Sony teased a handful of hints about its forthcoming PlayStation 5 on Tuesday via Wired, giving everyone a glimpse of what to expect from its next-generation console. Left out of the article was a potential price point, however.
At the very least, system architect Mark Cerny confirmed that it's going to impress everyone in the graphics and performance department, and that it will be backward compatible.
Sony PS5 Price
The price of the system didn't come up in the interview, but writer Peter Rubin has taken to Twitter to confirm that pricing was indeed discussed. Cerny didn't reveal outright how much the system is going to cost, but did tease the console will launch with an "appealing" price tag.
"I believe that we will be able to release it at an SRP [suggested retail price] that will be appealing to gamers in light of its advanced feature set," said Cerny.
Of course, "appealing" could mean anything from "affordable" to "super expensive but reasonably priced for its specs." Cerny's comment about the system's advanced feature set suggests it won't be cheap, although there's probably no telling just how much it'll cost until closer to launch.
Sony PS5 Release Date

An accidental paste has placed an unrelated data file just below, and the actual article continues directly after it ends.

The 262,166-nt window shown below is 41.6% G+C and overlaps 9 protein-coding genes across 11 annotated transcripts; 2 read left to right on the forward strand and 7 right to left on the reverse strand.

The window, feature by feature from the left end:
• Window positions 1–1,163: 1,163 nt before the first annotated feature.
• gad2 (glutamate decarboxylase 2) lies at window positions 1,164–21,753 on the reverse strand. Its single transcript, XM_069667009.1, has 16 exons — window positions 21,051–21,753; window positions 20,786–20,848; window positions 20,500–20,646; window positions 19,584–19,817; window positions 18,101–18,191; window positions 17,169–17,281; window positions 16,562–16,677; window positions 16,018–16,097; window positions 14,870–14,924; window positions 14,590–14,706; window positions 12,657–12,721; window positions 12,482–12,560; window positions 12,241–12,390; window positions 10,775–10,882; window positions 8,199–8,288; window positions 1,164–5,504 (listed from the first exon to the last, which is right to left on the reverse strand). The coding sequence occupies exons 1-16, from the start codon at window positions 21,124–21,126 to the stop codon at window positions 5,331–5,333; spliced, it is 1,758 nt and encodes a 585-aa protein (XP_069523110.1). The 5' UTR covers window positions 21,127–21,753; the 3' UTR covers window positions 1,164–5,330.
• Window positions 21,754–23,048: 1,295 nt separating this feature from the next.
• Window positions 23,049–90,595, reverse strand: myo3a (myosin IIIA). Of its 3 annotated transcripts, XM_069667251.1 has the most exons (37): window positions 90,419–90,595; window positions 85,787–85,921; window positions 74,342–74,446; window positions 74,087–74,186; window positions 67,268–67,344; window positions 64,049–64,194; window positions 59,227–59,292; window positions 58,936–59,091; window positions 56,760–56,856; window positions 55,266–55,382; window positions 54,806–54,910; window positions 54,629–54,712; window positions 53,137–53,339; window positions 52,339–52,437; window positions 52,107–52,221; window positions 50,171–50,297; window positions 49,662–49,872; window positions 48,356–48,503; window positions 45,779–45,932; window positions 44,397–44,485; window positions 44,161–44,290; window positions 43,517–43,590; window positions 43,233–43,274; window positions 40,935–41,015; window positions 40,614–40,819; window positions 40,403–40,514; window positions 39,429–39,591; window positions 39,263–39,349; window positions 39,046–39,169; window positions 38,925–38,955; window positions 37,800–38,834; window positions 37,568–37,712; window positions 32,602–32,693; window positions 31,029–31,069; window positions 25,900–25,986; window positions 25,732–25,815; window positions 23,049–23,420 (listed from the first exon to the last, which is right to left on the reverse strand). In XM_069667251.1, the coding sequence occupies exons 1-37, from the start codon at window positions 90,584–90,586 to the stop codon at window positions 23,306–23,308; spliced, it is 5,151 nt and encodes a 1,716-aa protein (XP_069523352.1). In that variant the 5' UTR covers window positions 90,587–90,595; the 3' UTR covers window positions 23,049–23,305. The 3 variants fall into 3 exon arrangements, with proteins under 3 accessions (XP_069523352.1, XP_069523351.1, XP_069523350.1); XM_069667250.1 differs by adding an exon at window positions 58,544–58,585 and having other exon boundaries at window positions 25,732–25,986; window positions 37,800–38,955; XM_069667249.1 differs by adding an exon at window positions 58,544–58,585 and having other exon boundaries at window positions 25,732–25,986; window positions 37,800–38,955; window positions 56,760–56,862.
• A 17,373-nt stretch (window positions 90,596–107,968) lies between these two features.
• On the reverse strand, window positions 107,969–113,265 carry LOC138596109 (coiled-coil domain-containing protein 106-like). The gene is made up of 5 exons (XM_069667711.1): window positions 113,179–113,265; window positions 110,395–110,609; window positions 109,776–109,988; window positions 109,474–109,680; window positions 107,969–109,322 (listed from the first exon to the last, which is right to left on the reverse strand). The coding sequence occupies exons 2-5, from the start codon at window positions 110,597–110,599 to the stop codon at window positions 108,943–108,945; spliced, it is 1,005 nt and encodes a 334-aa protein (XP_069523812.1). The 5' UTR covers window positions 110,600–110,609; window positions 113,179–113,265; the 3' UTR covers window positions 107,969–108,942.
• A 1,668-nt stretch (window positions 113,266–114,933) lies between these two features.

As for when it'll be released, Sony has yet to tease a release windows for its next console. But last May, PlayStation head John Kodera said the system was at least three years off, so it probably won't arrive until 2020 at the earliest.
The next generation of PlayStation consoles usually come six to seven years after the previous one is released. The PS4 was released in 2013. It has since sold more than 79 million units and remains a popular home console option to this day.
The gaming industry might look a lot different in 2020 compared to now, of course. There's the impending popularity of cloud gaming, for starters, which Google, Microsoft, and Amazon will likely have a big influence on considering they're developing their respective cloud-based video game streaming services.
So, the question then becomes: is Sony prepared to tackle video game trends to arrive in a couple of years' time? The PS5 could very likely feature some sort of cloud gaming support to have its name in the bandwagon, at least, but right now it's difficult to gauge if Sony plans to go all-in. Plus, there's always the chance of surprise innovators suddenly sprouting out of nowhere, much like when Nintendo released the Wii and redefined motion-based gaming for good.
In any case, the video game landscape will be exciting to watch going forward.